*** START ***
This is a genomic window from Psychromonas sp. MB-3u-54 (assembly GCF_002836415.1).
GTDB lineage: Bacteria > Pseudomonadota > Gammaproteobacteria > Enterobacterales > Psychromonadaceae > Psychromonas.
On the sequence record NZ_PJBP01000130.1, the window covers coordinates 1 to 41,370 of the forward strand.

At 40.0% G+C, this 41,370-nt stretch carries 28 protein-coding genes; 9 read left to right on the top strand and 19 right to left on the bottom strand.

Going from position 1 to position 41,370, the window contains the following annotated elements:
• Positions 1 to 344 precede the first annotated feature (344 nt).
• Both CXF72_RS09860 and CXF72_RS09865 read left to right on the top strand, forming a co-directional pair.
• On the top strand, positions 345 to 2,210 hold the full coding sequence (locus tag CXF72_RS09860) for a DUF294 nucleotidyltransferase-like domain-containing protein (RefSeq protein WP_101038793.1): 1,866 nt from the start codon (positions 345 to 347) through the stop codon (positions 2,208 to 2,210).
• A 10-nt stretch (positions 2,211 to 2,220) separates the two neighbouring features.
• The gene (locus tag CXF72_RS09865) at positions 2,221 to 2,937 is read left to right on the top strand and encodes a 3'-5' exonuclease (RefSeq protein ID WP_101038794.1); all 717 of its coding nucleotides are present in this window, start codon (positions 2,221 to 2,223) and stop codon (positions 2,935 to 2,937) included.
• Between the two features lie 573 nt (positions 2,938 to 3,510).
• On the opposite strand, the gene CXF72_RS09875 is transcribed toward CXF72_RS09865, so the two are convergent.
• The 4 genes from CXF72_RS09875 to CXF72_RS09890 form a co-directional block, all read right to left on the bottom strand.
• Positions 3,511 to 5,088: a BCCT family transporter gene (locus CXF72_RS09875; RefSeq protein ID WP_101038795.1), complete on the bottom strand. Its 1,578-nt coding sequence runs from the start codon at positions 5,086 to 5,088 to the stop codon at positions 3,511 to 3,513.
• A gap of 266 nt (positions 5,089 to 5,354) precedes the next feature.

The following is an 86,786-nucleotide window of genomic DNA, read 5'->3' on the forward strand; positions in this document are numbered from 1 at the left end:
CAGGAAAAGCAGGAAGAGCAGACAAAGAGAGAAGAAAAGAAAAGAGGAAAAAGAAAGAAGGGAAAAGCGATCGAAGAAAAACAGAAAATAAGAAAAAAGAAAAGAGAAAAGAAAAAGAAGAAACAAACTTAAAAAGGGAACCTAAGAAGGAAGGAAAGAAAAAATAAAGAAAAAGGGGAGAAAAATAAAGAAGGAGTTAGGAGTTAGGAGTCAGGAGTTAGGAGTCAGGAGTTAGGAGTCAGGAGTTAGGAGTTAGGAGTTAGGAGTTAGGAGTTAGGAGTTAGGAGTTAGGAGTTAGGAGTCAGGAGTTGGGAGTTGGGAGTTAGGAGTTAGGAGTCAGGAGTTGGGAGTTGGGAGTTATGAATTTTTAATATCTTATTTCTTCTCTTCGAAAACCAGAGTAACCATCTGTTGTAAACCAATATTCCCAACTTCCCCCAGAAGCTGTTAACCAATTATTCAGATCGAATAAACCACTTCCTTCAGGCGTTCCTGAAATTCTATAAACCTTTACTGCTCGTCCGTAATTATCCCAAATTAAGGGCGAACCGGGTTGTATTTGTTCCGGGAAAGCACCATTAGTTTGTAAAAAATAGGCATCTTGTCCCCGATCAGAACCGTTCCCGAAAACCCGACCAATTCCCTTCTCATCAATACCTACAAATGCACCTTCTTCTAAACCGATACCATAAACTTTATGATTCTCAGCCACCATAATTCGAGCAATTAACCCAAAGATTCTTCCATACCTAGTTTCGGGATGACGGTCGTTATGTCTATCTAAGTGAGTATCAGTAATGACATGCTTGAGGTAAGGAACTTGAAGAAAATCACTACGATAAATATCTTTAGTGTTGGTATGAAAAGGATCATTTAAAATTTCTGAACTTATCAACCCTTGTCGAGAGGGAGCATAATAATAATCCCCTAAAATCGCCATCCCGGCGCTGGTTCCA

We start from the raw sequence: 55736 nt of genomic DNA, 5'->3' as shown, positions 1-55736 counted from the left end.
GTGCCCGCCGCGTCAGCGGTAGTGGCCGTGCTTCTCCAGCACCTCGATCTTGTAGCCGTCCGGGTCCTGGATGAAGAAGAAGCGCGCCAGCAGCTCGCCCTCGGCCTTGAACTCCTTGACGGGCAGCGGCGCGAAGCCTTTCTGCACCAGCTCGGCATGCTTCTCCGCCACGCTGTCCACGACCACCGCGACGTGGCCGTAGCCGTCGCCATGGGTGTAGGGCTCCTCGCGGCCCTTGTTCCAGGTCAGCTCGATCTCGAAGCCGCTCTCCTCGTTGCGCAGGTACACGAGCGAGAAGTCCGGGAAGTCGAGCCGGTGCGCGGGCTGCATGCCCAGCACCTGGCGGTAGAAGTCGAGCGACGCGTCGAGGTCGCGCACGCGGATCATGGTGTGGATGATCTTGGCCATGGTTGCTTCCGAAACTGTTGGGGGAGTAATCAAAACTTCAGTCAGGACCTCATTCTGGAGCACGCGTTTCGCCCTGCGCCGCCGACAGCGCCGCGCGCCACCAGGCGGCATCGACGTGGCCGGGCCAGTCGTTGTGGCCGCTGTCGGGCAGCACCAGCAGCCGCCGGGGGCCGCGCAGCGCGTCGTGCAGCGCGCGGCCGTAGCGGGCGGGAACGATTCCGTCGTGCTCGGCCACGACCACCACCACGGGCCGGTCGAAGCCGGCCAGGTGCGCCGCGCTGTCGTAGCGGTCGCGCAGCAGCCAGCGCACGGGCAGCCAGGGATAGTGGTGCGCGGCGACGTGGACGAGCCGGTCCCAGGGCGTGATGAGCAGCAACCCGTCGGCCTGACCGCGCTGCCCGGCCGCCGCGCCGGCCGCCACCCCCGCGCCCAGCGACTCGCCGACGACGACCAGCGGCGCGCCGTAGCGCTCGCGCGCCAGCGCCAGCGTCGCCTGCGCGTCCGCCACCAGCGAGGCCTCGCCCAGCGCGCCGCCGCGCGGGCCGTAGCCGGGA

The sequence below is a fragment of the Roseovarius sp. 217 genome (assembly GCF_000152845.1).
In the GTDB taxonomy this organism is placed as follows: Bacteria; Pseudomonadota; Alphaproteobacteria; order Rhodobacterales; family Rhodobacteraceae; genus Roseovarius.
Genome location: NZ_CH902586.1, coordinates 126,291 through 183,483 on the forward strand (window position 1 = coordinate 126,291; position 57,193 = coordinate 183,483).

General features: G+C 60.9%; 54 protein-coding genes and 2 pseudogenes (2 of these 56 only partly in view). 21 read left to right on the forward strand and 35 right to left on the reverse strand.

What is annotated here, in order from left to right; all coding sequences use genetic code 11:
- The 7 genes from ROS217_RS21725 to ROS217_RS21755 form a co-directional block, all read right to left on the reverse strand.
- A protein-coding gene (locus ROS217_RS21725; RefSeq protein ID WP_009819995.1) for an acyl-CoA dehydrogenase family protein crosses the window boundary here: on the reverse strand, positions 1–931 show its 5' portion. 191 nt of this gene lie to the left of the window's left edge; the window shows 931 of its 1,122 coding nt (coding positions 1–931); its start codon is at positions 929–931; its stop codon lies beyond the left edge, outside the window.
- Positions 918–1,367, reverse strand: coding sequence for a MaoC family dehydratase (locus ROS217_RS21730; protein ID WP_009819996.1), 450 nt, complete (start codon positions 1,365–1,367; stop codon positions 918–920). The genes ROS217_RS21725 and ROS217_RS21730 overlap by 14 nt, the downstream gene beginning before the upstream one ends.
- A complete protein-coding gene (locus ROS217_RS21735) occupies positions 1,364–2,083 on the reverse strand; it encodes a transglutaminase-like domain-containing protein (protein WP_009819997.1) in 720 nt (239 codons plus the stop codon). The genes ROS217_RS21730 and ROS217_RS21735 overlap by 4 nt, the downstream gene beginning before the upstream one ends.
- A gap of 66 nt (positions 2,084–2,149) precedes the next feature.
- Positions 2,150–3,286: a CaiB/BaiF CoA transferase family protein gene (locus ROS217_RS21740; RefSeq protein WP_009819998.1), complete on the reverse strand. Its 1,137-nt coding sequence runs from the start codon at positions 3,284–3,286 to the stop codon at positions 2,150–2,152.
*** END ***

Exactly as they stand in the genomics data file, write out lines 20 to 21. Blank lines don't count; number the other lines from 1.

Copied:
The sequence below is a fragment of the Roseovarius sp. 217 genome (assembly GCF_000152845.1).
In the GTDB taxonomy this organism is placed as follows: Bacteria; Pseudomonadota; Alphaproteobacteria; order Rhodobacterales; family Rhodobacteraceae; genus Roseovarius.